Comment 26 (in French unfortunately) is a perfect solution.

Comment by MicroAngelo

Looking back over the other comments here, it’s good to see Terence and I are on the same page (comments #8 & #16), with a few +1s about, for the idea of using content negotiation/the accept HTTP header to get the server to do the heavy lifting.

As a few have noted, if in the future the markup for even a simple thing like an image is ten lines long, I think we’ve gone wrong somewhere!

It also solves the use case where you do want full-res images on a mobile/low bandwidth device: the UA can start off downloading the small version and then re-request a larger higher quality version as you zoom in. Like Google Maps but for regular images.

I like the progressive JPEG idea, but agree in practice that this doesn’t really work, plus it’s only one specific filetype, whereas the HTTP header idea can work generally with any filetype.

Interesting that Bruce brought this up, given that Opera Mini effectively does this, but using their servers rather than getting each server to do the work/be configured as you like. How does Opera Mini report available bandwidth? Or is it one-size-fits-all low res?

Comment by Bruce

MicroAngelo asked “How does Opera Mini report available bandwidth? Or is it one-size-fits-all low res?”

Opera Mini has a preselected compression levels for images (Low, Medium, High), some of them available as settings in the client’s menu. They are not dependent on bandwidth available.

Comment by Terence Eden

The more I think about this, the more I am convinced that I am right and everyone else is wrong ;-)

We currently can’t get people to put in “alt” tags for images – despite the clear benefits to readers with visual impairments (and SEO).
The greatest minds on the web can’t manage to properly escape their HTML in the comments field of this blog.

What hope is there for legions of webmasters to correctly put in multiple image formats, and sizes, and apply them correctly?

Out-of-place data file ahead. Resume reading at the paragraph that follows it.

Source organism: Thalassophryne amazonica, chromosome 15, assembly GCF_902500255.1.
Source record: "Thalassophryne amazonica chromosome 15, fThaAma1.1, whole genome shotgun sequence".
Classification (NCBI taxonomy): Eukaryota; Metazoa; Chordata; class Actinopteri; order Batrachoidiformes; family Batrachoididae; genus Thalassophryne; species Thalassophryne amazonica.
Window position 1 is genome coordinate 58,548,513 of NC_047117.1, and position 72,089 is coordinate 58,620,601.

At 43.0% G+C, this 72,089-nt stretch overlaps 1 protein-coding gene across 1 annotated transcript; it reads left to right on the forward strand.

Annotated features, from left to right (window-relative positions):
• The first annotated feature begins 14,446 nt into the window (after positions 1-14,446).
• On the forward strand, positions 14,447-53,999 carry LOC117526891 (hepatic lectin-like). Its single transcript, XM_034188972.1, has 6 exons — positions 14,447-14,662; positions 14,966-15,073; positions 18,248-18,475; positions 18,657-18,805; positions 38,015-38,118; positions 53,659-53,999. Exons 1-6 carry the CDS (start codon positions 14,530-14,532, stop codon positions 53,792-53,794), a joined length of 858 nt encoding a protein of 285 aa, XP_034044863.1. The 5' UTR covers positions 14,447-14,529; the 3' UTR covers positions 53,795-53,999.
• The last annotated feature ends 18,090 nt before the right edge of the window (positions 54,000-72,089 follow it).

In the seminal memo “Cool URIs Don’t Change“, TBL argues that images and files should be refereced without their file extension – and that you should:

Set up your server to do content negotiation
Make references always to the URI without the extension

References which do have the extension on will still work but will not allow your server to select the best of currently available and future formats.

So, ideally, we should say

<img src=”BruceInMankini”>

If the browser can only display JPG, that’s what the server should send.
If the browser has a maximum resolution of 320px wide, then the content server should send a file of the appropriate size.
If the browser is on a limited bandwidth connection, the server should send a file of the appropriate compression.

I would expect browsers to have “switches” to toggle this behaviour if the user really wanted to download a 5-megapixel image over their GPRS connection.

No webmaster in a million years is going to create jpg, webp and all the future formats – and then re-render them again in lower resolution for iPhones. And then even lower for wristwatch browsers.

And, dare I say it, the same should apply to the video and audio elements.